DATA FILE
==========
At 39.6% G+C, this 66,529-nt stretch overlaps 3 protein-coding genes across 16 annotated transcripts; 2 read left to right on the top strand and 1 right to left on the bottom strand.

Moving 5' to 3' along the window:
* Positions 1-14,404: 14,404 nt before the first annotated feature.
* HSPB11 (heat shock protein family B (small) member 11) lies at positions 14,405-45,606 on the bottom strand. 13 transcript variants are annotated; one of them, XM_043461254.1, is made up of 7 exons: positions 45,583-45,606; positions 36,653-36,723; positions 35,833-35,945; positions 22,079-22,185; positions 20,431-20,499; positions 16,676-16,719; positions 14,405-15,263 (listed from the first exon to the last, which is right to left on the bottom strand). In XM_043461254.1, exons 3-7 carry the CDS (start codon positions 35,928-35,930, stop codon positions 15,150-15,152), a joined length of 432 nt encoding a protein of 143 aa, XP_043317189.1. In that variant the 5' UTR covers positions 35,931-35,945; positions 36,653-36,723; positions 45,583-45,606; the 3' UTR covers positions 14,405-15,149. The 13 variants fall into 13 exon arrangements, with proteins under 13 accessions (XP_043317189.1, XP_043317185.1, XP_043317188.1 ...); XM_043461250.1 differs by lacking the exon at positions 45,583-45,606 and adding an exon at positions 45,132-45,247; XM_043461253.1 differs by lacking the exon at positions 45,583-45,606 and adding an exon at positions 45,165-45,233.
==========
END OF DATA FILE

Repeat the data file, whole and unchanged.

At 39.6% G+C, this 66,529-nt stretch overlaps 3 protein-coding genes across 16 annotated transcripts; 2 read left to right on the top strand and 1 right to left on the bottom strand.

Moving 5' to 3' along the window:
* Positions 1-14,404: 14,404 nt before the first annotated feature.
* HSPB11 (heat shock protein family B (small) member 11) lies at positions 14,405-45,606 on the bottom strand. 13 transcript variants are annotated; one of them, XM_043461254.1, is made up of 7 exons: positions 45,583-45,606; positions 36,653-36,723; positions 35,833-35,945; positions 22,079-22,185; positions 20,431-20,499; positions 16,676-16,719; positions 14,405-15,263 (listed from the first exon to the last, which is right to left on the bottom strand). In XM_043461254.1, exons 3-7 carry the CDS (start codon positions 35,928-35,930, stop codon positions 15,150-15,152), a joined length of 432 nt encoding a protein of 143 aa, XP_043317189.1. In that variant the 5' UTR covers positions 35,931-35,945; positions 36,653-36,723; positions 45,583-45,606; the 3' UTR covers positions 14,405-15,149. The 13 variants fall into 13 exon arrangements, with proteins under 13 accessions (XP_043317189.1, XP_043317185.1, XP_043317188.1 ...); XM_043461250.1 differs by lacking the exon at positions 45,583-45,606 and adding an exon at positions 45,132-45,247; XM_043461253.1 differs by lacking the exon at positions 45,583-45,606 and adding an exon at positions 45,165-45,233.